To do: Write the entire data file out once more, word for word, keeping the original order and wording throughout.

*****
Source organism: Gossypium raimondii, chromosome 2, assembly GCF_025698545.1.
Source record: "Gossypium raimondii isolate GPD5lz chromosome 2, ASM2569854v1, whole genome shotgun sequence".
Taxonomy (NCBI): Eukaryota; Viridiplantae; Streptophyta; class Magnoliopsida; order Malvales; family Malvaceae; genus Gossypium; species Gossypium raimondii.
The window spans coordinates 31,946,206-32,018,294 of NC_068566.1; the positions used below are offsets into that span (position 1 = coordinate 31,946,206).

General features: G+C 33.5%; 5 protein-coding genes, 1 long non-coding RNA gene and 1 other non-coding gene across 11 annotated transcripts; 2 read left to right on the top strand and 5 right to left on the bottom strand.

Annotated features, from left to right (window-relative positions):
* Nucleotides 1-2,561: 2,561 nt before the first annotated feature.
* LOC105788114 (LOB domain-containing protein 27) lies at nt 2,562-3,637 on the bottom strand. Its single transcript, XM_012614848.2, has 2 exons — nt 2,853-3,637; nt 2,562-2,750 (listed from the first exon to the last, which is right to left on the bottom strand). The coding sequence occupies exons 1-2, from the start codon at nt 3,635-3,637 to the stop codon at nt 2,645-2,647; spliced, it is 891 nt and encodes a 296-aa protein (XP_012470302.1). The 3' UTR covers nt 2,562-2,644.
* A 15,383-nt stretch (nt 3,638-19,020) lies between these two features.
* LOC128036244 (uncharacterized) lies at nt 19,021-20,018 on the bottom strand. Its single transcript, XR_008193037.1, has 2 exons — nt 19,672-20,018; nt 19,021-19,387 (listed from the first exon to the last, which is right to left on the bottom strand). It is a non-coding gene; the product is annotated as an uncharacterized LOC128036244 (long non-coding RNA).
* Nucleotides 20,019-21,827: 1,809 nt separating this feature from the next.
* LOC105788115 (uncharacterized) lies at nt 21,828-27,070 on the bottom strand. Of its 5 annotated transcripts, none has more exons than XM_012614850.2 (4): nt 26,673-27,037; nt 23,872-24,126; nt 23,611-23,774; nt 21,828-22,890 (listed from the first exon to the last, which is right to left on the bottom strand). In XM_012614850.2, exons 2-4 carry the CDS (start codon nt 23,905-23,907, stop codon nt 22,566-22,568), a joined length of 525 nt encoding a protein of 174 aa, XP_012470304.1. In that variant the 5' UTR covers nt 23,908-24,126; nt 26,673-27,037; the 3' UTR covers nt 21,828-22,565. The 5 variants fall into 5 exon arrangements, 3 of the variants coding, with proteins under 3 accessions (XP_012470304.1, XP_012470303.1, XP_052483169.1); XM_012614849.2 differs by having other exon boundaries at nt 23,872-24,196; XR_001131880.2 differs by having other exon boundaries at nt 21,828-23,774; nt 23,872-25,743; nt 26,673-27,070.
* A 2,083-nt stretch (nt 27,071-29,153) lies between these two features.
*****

Source organism: Gossypium raimondii, chromosome 2, assembly GCF_025698545.1.
Source record: "Gossypium raimondii isolate GPD5lz chromosome 2, ASM2569854v1, whole genome shotgun sequence".
Taxonomy (NCBI): Eukaryota; Viridiplantae; Streptophyta; class Magnoliopsida; order Malvales; family Malvaceae; genus Gossypium; species Gossypium raimondii.
The window spans coordinates 31,946,206-32,018,294 of NC_068566.1; the positions used below are offsets into that span (position 1 = coordinate 31,946,206).

General features: G+C 33.5%; 5 protein-coding genes, 1 long non-coding RNA gene and 1 other non-coding gene across 11 annotated transcripts; 2 read left to right on the top strand and 5 right to left on the bottom strand.

Annotated features, from left to right (window-relative positions):
* Nucleotides 1-2,561: 2,561 nt before the first annotated feature.
* LOC105788114 (LOB domain-containing protein 27) lies at nt 2,562-3,637 on the bottom strand. Its single transcript, XM_012614848.2, has 2 exons — nt 2,853-3,637; nt 2,562-2,750 (listed from the first exon to the last, which is right to left on the bottom strand). The coding sequence occupies exons 1-2, from the start codon at nt 3,635-3,637 to the stop codon at nt 2,645-2,647; spliced, it is 891 nt and encodes a 296-aa protein (XP_012470302.1). The 3' UTR covers nt 2,562-2,644.
* A 15,383-nt stretch (nt 3,638-19,020) lies between these two features.
* LOC128036244 (uncharacterized) lies at nt 19,021-20,018 on the bottom strand. Its single transcript, XR_008193037.1, has 2 exons — nt 19,672-20,018; nt 19,021-19,387 (listed from the first exon to the last, which is right to left on the bottom strand). It is a non-coding gene; the product is annotated as an uncharacterized LOC128036244 (long non-coding RNA).
* Nucleotides 20,019-21,827: 1,809 nt separating this feature from the next.
* LOC105788115 (uncharacterized) lies at nt 21,828-27,070 on the bottom strand. Of its 5 annotated transcripts, none has more exons than XM_012614850.2 (4): nt 26,673-27,037; nt 23,872-24,126; nt 23,611-23,774; nt 21,828-22,890 (listed from the first exon to the last, which is right to left on the bottom strand). In XM_012614850.2, exons 2-4 carry the CDS (start codon nt 23,905-23,907, stop codon nt 22,566-22,568), a joined length of 525 nt encoding a protein of 174 aa, XP_012470304.1. In that variant the 5' UTR covers nt 23,908-24,126; nt 26,673-27,037; the 3' UTR covers nt 21,828-22,565. The 5 variants fall into 5 exon arrangements, 3 of the variants coding, with proteins under 3 accessions (XP_012470304.1, XP_012470303.1, XP_052483169.1); XM_012614849.2 differs by having other exon boundaries at nt 23,872-24,196; XR_001131880.2 differs by having other exon boundaries at nt 21,828-23,774; nt 23,872-25,743; nt 26,673-27,070.
* A 2,083-nt stretch (nt 27,071-29,153) lies between these two features.